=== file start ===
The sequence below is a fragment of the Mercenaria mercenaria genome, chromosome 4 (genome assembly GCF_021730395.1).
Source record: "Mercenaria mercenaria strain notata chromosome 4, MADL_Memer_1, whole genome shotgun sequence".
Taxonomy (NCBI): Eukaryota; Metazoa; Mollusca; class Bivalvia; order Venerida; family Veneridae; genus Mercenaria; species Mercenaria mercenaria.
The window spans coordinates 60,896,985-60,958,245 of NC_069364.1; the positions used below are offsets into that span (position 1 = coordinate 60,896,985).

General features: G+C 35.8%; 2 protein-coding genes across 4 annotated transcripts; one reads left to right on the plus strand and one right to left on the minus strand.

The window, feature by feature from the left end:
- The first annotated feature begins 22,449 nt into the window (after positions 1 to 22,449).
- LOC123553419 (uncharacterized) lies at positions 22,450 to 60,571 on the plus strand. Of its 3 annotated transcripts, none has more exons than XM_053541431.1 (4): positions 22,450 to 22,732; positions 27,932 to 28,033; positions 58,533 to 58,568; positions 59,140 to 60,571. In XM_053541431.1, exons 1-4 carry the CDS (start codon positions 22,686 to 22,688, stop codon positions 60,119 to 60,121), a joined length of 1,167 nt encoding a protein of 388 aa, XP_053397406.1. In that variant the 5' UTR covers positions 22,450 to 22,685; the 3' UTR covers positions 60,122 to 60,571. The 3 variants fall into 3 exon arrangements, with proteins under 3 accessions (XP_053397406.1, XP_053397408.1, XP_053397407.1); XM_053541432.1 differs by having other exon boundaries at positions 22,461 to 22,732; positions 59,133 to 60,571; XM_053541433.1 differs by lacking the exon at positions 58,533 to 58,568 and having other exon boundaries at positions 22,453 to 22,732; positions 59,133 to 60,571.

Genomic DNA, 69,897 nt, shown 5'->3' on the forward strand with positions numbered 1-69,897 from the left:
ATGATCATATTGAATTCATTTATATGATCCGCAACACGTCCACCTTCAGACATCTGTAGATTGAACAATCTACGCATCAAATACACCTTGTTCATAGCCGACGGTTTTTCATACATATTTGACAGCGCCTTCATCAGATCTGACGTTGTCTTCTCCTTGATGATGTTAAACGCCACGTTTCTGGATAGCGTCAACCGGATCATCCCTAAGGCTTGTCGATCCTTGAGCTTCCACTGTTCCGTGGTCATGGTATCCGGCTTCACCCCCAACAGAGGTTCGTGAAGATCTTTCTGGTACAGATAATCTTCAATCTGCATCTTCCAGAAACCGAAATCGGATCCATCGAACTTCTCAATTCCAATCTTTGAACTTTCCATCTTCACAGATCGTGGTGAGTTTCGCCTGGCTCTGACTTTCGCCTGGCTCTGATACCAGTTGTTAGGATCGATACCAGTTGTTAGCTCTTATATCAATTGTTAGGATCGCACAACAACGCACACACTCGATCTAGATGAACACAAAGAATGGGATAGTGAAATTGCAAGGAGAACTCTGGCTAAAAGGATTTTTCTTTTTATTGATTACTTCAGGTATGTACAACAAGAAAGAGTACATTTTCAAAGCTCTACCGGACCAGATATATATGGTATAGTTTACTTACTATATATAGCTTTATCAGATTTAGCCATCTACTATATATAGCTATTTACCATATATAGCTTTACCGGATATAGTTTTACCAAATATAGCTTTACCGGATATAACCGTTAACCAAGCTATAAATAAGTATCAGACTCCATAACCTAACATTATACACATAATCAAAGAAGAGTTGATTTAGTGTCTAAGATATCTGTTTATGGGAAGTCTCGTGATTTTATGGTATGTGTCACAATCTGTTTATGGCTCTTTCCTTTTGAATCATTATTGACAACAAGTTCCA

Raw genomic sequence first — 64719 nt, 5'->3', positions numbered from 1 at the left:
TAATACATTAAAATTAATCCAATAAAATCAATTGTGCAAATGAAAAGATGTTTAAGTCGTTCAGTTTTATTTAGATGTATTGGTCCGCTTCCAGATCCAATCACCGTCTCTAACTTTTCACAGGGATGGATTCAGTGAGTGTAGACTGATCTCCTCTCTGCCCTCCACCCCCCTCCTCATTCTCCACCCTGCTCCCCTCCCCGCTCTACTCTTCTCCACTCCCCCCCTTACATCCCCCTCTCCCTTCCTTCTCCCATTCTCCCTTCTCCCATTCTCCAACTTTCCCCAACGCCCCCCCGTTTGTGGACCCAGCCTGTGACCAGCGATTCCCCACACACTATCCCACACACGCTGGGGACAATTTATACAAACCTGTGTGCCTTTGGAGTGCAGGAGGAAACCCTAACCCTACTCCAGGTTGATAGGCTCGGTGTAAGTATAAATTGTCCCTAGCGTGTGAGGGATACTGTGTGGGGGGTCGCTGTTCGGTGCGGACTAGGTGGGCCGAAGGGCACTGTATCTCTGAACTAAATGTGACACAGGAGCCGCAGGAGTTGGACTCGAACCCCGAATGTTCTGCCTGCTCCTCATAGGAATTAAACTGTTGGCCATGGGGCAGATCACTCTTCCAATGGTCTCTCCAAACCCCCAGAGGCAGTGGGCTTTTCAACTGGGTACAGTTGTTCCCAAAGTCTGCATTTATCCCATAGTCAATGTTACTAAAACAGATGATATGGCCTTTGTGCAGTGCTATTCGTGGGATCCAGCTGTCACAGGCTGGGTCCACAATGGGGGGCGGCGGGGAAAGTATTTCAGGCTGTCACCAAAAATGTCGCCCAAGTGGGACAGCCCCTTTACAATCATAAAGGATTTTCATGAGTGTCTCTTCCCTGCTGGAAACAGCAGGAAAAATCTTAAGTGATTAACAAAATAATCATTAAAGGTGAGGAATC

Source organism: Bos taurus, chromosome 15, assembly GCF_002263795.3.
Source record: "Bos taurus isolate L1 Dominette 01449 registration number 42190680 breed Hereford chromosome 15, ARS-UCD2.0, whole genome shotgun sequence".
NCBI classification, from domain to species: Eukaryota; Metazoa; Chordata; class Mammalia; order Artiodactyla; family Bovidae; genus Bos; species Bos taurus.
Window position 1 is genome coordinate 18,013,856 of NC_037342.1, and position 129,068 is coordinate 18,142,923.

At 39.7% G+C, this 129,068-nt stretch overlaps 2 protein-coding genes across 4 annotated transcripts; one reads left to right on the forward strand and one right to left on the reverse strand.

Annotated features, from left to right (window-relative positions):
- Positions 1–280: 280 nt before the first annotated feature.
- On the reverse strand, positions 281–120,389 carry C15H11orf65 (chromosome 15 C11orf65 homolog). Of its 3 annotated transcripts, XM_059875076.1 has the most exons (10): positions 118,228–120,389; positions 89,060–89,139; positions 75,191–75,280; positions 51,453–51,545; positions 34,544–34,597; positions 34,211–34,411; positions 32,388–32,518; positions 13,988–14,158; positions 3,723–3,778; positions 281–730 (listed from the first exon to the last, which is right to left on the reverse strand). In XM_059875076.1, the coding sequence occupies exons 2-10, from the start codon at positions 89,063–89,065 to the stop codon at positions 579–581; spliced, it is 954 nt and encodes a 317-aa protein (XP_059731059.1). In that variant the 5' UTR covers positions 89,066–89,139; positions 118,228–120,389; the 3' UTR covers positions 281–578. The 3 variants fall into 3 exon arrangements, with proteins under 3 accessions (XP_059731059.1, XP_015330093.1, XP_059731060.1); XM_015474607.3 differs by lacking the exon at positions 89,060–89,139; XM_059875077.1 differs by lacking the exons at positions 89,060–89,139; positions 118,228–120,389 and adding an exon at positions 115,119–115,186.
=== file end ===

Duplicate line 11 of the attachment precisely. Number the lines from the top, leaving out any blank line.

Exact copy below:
Raw genomic sequence first — 64719 nt, 5'->3', positions numbered from 1 at the left: